Health & Safety

March 29, 2013

April: Child Abuse Prevention Month

Saving children from abuse phone call away

Americans are more aware than ever of the tragedy of child abuse. The national and local media carry daily reports of children who have been beaten, imprisoned, starved, burned or sexually and emotionally abused. Shopping carts, milk cartons, billboards, newspapers all carry the message that children should tell if they’re being hurt and that to prevent abuse, just call a hotline and help will arrive.

However, we are slowly awakening to the fact that, even if suspected abuse is reported, this does not always result in safeguarding the child from further abuse. In fact, some of the worst cases are those where authorities were notified of abuse and had determined that the child was at risk, but left the child in the care of the abuser.

If you suspect abuse, don’t wait until you can “prove” child abuse. Make a report whenever concern over the safety of a child turns into a suspicion that the child is being abused or neglected. Call immediately if it is suspected there is abuse happening.

When seeking to report child abuse, it is important to remember these points:

Child abuse must be reported within the state it occurs

Not every state has a statewide reporting hotline (the Arizona hotline is (800) SOS-CHILD or go to http://www.de.state.az.us/dcyf/cps/)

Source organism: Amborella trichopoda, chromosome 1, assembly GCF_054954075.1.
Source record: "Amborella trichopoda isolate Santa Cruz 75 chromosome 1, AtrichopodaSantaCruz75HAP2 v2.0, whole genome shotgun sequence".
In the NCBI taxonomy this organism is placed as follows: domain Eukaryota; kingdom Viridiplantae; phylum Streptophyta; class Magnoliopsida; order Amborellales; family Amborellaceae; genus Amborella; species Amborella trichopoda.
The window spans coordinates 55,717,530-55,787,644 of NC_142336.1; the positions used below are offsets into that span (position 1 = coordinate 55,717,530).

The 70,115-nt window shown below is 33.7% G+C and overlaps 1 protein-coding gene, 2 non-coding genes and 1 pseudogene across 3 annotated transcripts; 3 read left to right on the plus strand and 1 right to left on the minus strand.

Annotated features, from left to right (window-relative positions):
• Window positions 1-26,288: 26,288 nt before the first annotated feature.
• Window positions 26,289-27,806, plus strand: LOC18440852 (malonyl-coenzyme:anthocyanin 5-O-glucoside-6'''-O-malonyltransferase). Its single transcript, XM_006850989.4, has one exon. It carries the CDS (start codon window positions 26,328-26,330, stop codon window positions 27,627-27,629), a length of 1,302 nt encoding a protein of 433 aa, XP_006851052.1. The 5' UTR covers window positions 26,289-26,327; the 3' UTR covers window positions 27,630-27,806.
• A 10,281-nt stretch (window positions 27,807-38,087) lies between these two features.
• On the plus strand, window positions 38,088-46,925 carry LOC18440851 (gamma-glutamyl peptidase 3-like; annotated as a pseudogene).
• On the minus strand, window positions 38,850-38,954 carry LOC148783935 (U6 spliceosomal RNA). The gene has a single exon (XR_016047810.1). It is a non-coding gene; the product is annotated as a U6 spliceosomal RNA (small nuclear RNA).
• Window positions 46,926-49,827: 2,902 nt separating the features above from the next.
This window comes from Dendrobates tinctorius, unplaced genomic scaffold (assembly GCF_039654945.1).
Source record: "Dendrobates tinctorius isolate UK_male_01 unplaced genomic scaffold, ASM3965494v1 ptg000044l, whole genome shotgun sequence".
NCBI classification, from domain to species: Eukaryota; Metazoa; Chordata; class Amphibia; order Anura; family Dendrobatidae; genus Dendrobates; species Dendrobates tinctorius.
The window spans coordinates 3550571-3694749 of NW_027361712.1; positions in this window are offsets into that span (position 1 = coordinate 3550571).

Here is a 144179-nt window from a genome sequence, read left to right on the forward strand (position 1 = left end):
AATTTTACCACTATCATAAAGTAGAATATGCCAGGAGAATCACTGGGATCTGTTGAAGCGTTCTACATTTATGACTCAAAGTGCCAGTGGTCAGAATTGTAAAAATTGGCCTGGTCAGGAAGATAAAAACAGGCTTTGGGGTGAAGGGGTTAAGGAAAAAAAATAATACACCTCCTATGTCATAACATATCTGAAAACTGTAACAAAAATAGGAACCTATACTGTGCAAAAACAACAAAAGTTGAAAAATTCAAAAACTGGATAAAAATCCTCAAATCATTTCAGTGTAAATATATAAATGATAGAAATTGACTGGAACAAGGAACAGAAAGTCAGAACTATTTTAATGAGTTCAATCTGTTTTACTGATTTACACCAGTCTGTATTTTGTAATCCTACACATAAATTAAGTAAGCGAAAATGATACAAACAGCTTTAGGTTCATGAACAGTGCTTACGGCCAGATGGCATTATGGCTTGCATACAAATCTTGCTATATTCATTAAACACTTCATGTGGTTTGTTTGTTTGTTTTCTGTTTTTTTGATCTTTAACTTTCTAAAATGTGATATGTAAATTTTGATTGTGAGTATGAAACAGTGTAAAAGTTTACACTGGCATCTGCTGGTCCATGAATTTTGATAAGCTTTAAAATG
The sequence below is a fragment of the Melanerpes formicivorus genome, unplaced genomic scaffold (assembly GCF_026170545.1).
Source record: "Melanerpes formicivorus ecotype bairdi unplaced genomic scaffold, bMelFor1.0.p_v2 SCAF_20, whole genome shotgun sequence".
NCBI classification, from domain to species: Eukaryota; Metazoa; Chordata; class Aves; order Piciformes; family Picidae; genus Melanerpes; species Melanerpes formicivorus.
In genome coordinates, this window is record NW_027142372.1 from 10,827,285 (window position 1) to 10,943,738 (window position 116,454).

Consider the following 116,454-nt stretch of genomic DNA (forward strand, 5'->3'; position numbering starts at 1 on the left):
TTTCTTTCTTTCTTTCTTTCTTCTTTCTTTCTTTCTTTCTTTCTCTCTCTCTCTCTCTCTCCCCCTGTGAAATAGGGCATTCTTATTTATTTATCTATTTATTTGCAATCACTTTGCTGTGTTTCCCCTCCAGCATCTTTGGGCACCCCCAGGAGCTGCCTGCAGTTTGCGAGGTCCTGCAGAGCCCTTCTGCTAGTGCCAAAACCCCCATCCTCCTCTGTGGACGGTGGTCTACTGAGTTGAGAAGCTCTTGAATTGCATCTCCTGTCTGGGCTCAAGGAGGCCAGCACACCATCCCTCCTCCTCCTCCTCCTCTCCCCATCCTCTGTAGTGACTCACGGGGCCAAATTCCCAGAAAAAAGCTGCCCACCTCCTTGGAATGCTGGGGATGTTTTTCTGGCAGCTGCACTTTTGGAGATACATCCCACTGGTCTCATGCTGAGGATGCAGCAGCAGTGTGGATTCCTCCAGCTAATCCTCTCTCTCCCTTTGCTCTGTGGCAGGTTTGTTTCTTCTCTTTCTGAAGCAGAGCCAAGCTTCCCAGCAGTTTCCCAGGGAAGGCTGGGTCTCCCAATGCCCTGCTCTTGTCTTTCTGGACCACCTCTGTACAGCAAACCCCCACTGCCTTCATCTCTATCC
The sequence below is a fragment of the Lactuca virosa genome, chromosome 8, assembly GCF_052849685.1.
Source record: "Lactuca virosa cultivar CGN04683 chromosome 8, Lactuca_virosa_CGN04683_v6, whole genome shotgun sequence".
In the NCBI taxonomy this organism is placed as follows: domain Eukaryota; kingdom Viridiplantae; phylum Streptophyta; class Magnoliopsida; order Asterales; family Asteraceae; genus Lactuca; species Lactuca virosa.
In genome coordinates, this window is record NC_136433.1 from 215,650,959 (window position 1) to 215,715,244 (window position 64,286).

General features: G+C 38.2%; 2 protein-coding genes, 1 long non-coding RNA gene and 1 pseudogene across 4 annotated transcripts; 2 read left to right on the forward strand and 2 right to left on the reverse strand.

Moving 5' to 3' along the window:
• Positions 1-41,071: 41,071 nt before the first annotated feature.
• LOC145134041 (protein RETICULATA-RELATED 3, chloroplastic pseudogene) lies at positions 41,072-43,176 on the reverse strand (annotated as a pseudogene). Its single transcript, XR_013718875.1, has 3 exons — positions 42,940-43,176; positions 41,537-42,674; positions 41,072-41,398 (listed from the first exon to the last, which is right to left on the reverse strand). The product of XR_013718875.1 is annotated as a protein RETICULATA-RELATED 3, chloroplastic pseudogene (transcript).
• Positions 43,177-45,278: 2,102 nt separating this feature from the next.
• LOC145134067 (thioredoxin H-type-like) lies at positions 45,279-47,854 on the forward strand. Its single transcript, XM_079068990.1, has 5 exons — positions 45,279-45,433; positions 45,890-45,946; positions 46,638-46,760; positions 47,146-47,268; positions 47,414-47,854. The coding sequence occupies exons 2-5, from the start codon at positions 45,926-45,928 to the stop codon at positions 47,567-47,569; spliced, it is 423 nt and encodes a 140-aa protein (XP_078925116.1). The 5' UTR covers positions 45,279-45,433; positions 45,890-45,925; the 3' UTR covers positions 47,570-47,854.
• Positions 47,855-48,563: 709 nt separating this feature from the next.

Not every state hotline will be accessible 24/7 or accessible outside of that state

It may take a while to get through to the statewide number so callers should be patient; it may take more than one call so callers should not give up (in an emergency call 911)

Callers should have as much information as possible about the abuse and the child being reported. Organize and write down information and have it ready before the call is made. If all the information is not available, make the call anyway. The intake worker will determine if there is enough to make the report. Ask what additional information is needed.

Suggested information to provide:

• Child’s name, address, phone number, age and gender

• Location of the child at the time of the report

• Parents’ names, address and phone number

• Name of the abuser

• Type of abuse (callers should be as specific as possible about what has been observed), or what is suspected

• Presence of siblings or other children living in the home and their names, gender and ages

• School child attends

• Any language barrier

Keep a record of what is reported and what is said during the reporting, the date the call is made, and the intake person’s name and identification number. The called should keep the original notes as a personal record of the event.

To determine if an action being observed is abuse, call the hotline for guidance. If the caller is not comfortable with the answers, he should ask to speak with a supervisor.

Callers can report anonymously if the person is not someone who is required by law to report child abuse.

For more information or assistance, call family advocacy at (623) 856-3417.




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